So how do you determine which retinoid form is right for you? Up first: over-the-counter options.

The Hierarchy of Retinoids: Over-the-Counter Retinoids

Retinyl Esters

Retinoids are commonly thought to lead to red and irritated skin, but luckily there are options that provide all the benefits without the harsher side effects. Case in point? Retinyl esters. The least potent form of retinoids, it takes retinyl esters three steps to convert into retinoic acid on the skin — first converting to retinol and then retinaldehyde before becoming active. This means that these derivatives of vitamin A — which include retinyl palmitate, retinyl linoleate, retinyl acetate, and retinyl propionate — are quite gentle.

“Products with retinyl esters are great for first-time [retinoid] users or people with very sensitive skin,” says Dr. Hartman. He points out that, while they may be the weakest form of a retinoid, with consistent use, they can still help address a number of skin concerns like lines and wrinkles, uneven texture and tone, and even milder forms of acne.


Arguably the most popular form of retinoids is retinol, which is famed for its many anti-aging and skin-renewing abilities. “The benefits of retinols are numerous and unparalleled, and [using them is] arguably the most important step that you can take for overall skin health and anti-aging after sun protection,” says Dr. Hartman. “They regulate cell turnover, promote effective exfoliation, prevent acne, even discoloration, control oil, smooth fine lines and wrinkles, unclog pores, and so much more.”

Retinol takes two steps to convert into retinoic acid, converting first into retinaldehyde, deeming it more effective than retinyl esters. However, board-certified dermatologist Dr. Rina Allawh points out that it’s notorious for being irritating, drying, and causing the skin to peel, which can be drawbacks for those with more sensitive skin. Because it can take some time for the skin to become acclimated to retinol, sensitive or not, she suggests building up tolerance slowly. “Some tricks of the trade include shorter contact time (such as applying at dinner and washing off at bedtime), mixing with a nighttime non-comedogenic moisturizer, and starting use at one-to-two nights weekly and increasing to nightly as tolerated,” she says.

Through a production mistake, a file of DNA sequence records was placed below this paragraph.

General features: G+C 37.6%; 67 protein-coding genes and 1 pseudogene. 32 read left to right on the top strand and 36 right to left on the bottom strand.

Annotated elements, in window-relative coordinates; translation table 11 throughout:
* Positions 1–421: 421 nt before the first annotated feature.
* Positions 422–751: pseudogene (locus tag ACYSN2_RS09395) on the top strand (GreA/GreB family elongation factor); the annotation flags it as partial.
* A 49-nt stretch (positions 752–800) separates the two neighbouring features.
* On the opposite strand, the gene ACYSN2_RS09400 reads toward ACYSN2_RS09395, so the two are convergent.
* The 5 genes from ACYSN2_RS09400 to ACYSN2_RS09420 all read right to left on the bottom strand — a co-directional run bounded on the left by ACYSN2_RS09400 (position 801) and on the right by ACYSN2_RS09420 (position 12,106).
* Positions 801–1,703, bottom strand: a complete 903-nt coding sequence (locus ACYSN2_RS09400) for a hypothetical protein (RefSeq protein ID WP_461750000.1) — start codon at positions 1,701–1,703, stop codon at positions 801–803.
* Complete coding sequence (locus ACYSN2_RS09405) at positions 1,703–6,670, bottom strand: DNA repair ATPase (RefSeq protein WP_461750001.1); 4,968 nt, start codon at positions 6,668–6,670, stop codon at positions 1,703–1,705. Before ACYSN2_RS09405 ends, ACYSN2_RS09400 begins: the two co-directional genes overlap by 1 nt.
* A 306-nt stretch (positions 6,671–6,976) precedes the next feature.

Retinaldehyde, also known as “retinal” — not to be confused with retinol — is the strongest of the over-the-counter retinoids. One step closer to retinoic acid on the conversion scale, it only takes one step for it to convert and become active, making it more potent than the aforementioned retinyl esters and retinol. “Similar to retinol, retinals help promote cell turnover to even skin tone and texture, smooth wrinkles and fine lines, and prevent acne,” says Dr. Hartman. Also similar to retinol is the irritation and dryness you may experience while using it; however, you can expect it to still be gentler than pure retinoic acid.

Retinoic Acid Esters

A relatively new form of retinoids that are thought to fall somewhere between retinol and retinoic acid on the efficacy and irritation scale are retinoic acid esters. Here’s the cool thing: even though they’re quite effective at combatting a wide range of skin concerns, they’ve been shown to be pretty gentle. “Although they are relatively new compounds, they show promise for being more active than retinol, without the irritation,” says Dr. Hartman. “They’ve been proven in study after study to encourage cell turnover, stimulate collagen, help treat acne, soften wrinkles, fade pigmentation, and give the skin an overall youthful glow.”

The two forms of retinoic acid esters are retinyl retinoate and hydroxypinacolone retinoate (HPR), which is more popularly known as granactive retinoid. Unlike other forms of retinoids, retinyl retinoate converts into both retinoic acid and retinol when it interacts with the skin, meaning it offers both instant and delayed benefits as the retinol begins its own two-step conversion process. HPR binds directly to retinoid receptors without having to be converted to retinoic acid.


Adapalene is a synthetic retinoid derived from napthoic acid that does not need to be converted to retinoic acid before it becomes active. It’s available both over-the-counter and in prescription form, and the few OTC products on the market are all very reasonably priced.